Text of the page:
Ultimately, in line with the WHO’s suggestions, Congolese and American researchers designed a humane trial – in which no one would be denied an experimental drug. Instead, four experimental drugs were compared with each other. And the trial protocol was such that even if it was disrupted by conflict, the researchers could resume it later. Results from the trial, which arrived in 2019, showed that mAb411 and REGN-EB3 outperformed Remdesivir and ZMapp.
India’s take on MEURI
This fraught history led the WHO in 2016 to publish the guidelines for ethical clinical research during outbreaks. The agency noted that these debates were common across multiple epidemics – whether SARS, H1N1 or even drug-resistant tuberculosis. And the same global concerns led India to publish a MEURI protocol in its National Ethical Guidelines in 2017.
The Indian MEURI protocol is not as extensive as the WHO’s, however. For example, apart from requiring informed consent and an ethical review, the WHO calls for researchers to share data about the drug. Specifically, the WHO guidelines say that physicians overseeing the use of experimental drugs “have the same moral obligation to collect all scientifically relevant data on the safety and efficacy of the intervention as researchers overseeing a clinical trial.”
The Indian guidelines abbreviate this requirement thus: “Sharing data on safety and efficacy would be beneficial to reduce delay for others.”
But it doesn’t seem like ICMR has followed either the Indian or the global guidelines thus far. Even though the agency’s chief of epidemiology, Raman Gangakhedkar, said in a press conference in April that his team had monitored adverse effects among 480 healthcare workers consuming HCQ, the corresponding data hasn’t been published anywhere.
Another point of departure from the WHO’s guidelines is that the Indian protocol does not call for RCTs to test MEURI drugs. In contrast, WHO says that widespread use of experimental drugs shouldn’t delay the start of such trials, which must happen as quickly as possible.
For now, it doesn’t seem like ICMR has launched any such trial. As on May 5, the body had not registered any placebo-controlled RCTs for prophylaxis on the Clinical Trial Registry of India. And it isn’t clear if ICMR is funding anyone else conducting such research either.
Vivekanand Jha, executive director of the George Institute of Global Health, New Delhi, told The Wire Science that his team had applied for funding for an RCT from ICMR on April 15. They’re yet to hear back.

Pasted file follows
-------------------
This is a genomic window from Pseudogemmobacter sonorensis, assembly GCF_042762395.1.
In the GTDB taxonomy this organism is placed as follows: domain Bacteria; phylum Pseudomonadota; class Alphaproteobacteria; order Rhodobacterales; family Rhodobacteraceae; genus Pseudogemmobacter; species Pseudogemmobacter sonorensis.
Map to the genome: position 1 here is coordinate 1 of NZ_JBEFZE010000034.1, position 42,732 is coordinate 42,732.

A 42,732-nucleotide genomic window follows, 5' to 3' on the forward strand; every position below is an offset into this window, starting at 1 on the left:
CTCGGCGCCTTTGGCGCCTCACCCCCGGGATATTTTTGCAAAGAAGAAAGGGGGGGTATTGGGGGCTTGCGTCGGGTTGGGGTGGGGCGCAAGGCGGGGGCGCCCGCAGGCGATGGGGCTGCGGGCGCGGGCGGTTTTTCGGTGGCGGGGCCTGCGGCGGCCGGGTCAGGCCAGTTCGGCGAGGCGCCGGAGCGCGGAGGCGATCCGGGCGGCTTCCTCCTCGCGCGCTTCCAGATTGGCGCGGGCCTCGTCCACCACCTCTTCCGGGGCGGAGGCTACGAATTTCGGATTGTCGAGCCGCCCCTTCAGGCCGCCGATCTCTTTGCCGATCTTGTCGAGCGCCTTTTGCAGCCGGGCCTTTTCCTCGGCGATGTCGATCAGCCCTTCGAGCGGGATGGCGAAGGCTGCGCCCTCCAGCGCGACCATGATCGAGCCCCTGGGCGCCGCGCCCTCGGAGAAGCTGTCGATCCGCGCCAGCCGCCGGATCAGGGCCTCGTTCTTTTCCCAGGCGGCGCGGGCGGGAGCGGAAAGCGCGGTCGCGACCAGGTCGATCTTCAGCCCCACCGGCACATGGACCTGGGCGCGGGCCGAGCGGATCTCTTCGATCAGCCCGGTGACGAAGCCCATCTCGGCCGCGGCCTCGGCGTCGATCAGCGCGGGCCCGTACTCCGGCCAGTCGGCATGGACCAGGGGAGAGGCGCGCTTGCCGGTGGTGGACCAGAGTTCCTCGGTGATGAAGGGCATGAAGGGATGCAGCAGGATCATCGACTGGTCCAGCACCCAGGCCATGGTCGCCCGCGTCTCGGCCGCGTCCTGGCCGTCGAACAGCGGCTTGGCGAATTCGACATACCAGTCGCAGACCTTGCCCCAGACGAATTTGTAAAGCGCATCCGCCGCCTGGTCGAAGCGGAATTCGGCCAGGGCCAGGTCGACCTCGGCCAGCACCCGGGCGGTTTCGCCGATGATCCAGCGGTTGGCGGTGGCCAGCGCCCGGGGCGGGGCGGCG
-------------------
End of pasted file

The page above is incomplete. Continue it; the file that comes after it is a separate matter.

Some wise up, others don’t
Since March 22, when ICMR issued its advisory, much of the enthusiasm for HCQ has died down. A few new clinical trials found the drug didn’t help sick patients much, while other studies threw up a link between treatment with the drug and heart-rhythm abnormalities among such patients.
In response, a panel of experts from the US National Institutes of Health recommended against the use of a combination of azithromycin and HCQ to treat COVID-19. And the FDA warned against the use of hydroxychloroquine or chloroquine outside clinical trials or hospitals.
But India’s advisories for both prophylaxis and treatment – which recommend the use of HCQ and azithromycin – remain unchanged. And even though Gangakhedkar said in April that several healthcare workers taking the drug had experienced side-effects like hypoglycaemia, the advisory hasn’t been updated to reflect this information. Gangakhedkar also said it was worrying that doctors and nurses had taken the drug without electrocardiograms (ECGs) first – but the advisory doesn’t recommend ECGs yet.
Some hospitals have wised up, however. For example, the Wockhardt Hospitals in South Mumbai had initially told all healthcare workers to take the drug, but is now being more cautious. Kedar Toraskar, a critical care specialist at Wockhardt, said workers are now being told that new trial data on HCQ doesn’t look promising, although they still have the option to take the drug.
The Indian government’s own enthusiasm continues unabated. In an April 28 press conference, Lav Agarwal, joint secretary to the health ministry, said those with mild symptoms of COVID-19 and wishing to be isolated at home could do so if their caretakers took HCQ as prophylaxis.
Meanwhile, in Wardha district of Maharashtra, a plan is afoot to acquire enough of the drug to give all police personnel in case the number of COVID-19 cases begins to surge, according to Nilesh M. Bramhane, a police inspector. Bramhane said he had asked the district civil surgeon about the right dose, and the civil surgeon had sent him ICMR’s guidelines in response.
“I think the tablets will arrive soon,” Bramhane said.
Priyanka Pulla is a science writer.
The reporting for this story was funded by a public health journalism grant to Priyanka Pulla from The Thakur Family Foundation.